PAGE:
Many drugmakers are continuing to improve the operational efficiency of their clinical trials to increase the pace of new product introductions, but these firms’ medium- and long-term success will increasingly depend on their ability to embrace more efficient R&D models, says a new report.

“Pharmaceutical and biotech companies – large and small, established and early-stage – are forging strategic alliances, collaborative partnerships and multi-company consortia,” notes Kenneth Kaitin, director of the US Tufts Center for the Study of Drug Development (Tufts CSDD), which produced the study.

“Early results indicate that sharing knowledge and leveraging resources is helping sponsors find new drugs to treat many of today’s most challenging and complex indications,” he adds. 

Dr Kaitin points out that the drug development model has not fundamentally changed since 1962, when US Senator Estes Kefauver and Representative Oren Harris’s Drug Efficacy Amendment established the current standard for clinical testing of investigational drugs in the US.

“Perhaps the greatest gain from clinical design improvements and new partnership models will be the development of industry best practices, which will enable companies to maximise their formidable R&D investment and help ensure future commercial success,” he suggests.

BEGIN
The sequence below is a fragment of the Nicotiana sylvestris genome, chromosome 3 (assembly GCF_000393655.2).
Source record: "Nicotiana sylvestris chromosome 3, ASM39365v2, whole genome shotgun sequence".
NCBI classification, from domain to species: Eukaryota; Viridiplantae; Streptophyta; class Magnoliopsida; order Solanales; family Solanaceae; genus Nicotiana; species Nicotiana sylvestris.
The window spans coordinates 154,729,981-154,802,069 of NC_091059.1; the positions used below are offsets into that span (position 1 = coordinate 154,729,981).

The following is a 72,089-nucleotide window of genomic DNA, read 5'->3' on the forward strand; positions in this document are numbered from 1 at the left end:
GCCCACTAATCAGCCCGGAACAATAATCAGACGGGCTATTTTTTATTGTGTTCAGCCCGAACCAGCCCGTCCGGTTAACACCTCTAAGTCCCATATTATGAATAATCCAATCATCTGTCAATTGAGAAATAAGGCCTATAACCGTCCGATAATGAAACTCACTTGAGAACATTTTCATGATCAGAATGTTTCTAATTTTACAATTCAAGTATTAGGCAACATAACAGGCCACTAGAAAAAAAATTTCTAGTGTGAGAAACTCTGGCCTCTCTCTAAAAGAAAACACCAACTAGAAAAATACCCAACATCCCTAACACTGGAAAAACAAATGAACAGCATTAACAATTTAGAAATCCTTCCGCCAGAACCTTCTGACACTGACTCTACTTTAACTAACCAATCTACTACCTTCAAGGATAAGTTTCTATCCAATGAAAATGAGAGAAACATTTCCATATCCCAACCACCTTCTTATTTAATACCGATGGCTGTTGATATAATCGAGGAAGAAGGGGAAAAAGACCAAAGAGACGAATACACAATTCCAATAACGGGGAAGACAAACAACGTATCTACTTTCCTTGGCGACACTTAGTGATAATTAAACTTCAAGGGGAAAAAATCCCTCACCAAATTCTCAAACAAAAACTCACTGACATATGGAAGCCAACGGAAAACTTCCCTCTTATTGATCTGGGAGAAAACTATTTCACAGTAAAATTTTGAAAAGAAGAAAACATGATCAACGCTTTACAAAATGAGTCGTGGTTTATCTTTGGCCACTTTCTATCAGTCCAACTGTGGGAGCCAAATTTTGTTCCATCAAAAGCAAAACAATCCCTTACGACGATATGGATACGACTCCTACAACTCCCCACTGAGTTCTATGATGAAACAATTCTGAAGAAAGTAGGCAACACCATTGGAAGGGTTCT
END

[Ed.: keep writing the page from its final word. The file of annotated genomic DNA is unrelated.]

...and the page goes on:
His comments came as Tufts CSDD launched its Outlook 2014 report on pharmaceutical and biopharmaceutical trends, among which it expects the most significant this year to include:

- growing concern over expensive, late-stage clinical development failures, which will lead drugmakers to reassess their use of meta-analyses and subgroup analysis and make more realistic assessments about the likelihood of candidate success;

- accelerated adoption of adaptive clinical trial designs, particularly in earlier clinical phases, as cross-functional teams within sponsor companies look to increase their programmes’ success rates while lowering costs and disruptions from protocol amendments; and

- the US Food and Drug Administration (FDA) will foster greater use of patient-reported outcomes to support labelling claims in drug applications, and make greater use of social media and the Internet to communicate with patients, caregivers and patient advocates.

Sustaining the recent pace of investments in new biotech companies will be a major challenge in 2014, and this will spur further development of alternative financing approaches such as industry-based venture capital groups and patient support foundations, the report goes on.

It also expects to see more approvals of co-developed companion diagnostics and therapeutics, and that diagnostics which lack evidence of positive impact on health outcomes will continue to face reimbursement challenges.